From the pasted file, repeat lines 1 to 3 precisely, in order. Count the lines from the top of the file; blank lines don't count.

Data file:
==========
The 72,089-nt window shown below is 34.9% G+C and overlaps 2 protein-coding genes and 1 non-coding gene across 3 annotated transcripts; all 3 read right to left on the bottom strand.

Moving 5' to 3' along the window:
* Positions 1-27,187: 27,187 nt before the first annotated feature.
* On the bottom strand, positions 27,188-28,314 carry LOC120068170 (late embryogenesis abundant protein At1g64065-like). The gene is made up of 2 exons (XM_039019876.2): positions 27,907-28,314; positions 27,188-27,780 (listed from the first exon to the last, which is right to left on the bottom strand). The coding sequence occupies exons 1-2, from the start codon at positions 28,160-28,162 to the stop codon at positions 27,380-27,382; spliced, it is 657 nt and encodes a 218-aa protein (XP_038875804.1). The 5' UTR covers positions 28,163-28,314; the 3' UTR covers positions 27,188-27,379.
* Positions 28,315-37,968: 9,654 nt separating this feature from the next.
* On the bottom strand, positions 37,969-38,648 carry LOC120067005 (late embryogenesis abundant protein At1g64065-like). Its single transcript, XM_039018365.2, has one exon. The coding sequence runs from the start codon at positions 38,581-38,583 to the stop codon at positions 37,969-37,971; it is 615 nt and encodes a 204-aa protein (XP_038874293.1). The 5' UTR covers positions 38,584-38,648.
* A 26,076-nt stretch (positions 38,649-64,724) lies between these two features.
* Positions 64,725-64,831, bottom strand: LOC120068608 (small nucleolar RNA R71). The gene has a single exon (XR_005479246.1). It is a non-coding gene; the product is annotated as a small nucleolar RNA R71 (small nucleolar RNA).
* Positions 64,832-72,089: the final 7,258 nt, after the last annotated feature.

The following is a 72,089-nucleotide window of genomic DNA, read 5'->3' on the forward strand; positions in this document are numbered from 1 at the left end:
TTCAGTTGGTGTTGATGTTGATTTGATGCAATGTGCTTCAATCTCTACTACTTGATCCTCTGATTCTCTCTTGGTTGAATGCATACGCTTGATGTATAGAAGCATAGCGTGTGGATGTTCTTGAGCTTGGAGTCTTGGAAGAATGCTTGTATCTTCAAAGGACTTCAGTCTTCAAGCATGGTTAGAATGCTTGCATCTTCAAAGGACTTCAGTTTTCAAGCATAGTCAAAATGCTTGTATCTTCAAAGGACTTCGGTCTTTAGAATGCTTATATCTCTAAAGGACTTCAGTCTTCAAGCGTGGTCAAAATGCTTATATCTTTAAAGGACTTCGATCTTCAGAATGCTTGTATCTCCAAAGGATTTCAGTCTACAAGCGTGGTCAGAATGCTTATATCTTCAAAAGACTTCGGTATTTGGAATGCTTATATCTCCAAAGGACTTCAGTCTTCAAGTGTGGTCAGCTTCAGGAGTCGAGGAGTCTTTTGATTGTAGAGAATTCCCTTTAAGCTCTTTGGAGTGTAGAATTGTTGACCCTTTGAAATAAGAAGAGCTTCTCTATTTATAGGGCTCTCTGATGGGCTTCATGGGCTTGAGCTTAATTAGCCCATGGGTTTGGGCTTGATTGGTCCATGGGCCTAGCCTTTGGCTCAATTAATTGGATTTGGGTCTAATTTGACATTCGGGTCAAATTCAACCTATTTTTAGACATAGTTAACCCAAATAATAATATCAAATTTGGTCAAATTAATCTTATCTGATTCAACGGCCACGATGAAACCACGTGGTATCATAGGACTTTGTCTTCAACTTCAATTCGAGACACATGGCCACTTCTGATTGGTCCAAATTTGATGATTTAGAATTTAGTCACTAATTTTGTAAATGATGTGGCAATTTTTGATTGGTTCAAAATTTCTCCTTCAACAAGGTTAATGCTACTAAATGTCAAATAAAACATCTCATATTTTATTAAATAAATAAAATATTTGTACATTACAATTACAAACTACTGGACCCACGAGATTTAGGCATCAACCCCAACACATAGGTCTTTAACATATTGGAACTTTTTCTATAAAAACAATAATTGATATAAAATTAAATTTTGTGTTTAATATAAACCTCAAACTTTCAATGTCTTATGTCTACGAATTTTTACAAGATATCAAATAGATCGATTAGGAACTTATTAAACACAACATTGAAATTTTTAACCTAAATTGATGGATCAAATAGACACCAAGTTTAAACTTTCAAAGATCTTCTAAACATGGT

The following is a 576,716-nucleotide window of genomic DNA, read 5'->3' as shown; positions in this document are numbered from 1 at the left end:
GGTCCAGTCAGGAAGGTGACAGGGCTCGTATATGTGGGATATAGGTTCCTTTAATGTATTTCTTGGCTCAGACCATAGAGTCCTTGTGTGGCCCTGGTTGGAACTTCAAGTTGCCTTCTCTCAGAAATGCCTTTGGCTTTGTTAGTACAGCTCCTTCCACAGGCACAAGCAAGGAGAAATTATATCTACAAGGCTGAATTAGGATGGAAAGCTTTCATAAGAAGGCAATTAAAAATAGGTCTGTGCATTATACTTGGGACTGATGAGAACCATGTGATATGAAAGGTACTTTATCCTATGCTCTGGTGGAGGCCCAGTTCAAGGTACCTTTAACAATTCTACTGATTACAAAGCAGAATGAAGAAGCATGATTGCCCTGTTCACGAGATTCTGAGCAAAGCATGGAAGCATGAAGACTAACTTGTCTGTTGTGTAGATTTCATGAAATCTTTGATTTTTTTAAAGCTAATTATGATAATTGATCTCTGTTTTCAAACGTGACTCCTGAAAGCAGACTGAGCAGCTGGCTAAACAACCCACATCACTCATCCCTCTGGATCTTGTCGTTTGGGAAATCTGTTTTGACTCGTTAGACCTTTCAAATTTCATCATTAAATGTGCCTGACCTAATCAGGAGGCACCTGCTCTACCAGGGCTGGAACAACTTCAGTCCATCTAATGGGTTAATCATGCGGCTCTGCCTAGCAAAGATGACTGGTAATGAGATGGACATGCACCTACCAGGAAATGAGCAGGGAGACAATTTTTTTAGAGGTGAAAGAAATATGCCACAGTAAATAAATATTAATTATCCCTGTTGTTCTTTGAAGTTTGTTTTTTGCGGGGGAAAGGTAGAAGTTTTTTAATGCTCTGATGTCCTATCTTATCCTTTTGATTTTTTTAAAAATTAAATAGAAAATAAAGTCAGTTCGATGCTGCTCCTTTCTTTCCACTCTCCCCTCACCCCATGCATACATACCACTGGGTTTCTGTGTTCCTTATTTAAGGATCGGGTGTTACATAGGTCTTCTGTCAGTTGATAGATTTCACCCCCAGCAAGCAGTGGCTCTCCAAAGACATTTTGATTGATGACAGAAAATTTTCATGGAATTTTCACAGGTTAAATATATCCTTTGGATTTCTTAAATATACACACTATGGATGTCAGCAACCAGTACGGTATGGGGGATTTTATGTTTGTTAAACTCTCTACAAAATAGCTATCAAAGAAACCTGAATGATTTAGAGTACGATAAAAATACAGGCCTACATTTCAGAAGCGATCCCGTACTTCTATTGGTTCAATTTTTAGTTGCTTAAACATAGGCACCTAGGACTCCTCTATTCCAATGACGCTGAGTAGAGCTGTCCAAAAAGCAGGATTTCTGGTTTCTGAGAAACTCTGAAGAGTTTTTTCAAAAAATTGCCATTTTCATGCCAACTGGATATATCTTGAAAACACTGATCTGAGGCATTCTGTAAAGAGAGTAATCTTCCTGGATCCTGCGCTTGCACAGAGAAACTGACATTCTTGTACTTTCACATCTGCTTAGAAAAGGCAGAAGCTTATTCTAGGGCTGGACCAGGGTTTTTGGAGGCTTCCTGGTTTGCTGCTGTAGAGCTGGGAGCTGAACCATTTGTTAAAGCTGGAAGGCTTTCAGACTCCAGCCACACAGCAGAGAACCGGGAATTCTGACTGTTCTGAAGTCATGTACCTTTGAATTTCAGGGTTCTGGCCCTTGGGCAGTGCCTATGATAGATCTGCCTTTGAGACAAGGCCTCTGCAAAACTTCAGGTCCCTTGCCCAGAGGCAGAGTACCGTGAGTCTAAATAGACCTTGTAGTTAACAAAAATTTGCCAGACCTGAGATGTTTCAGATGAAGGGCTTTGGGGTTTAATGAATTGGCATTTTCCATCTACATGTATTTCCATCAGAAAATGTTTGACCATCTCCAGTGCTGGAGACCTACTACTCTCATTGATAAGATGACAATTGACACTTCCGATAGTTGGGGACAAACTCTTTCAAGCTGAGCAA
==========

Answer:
The 72,089-nt window shown below is 34.9% G+C and overlaps 2 protein-coding genes and 1 non-coding gene across 3 annotated transcripts; all 3 read right to left on the bottom strand.

Moving 5' to 3' along the window:
* Positions 1-27,187: 27,187 nt before the first annotated feature.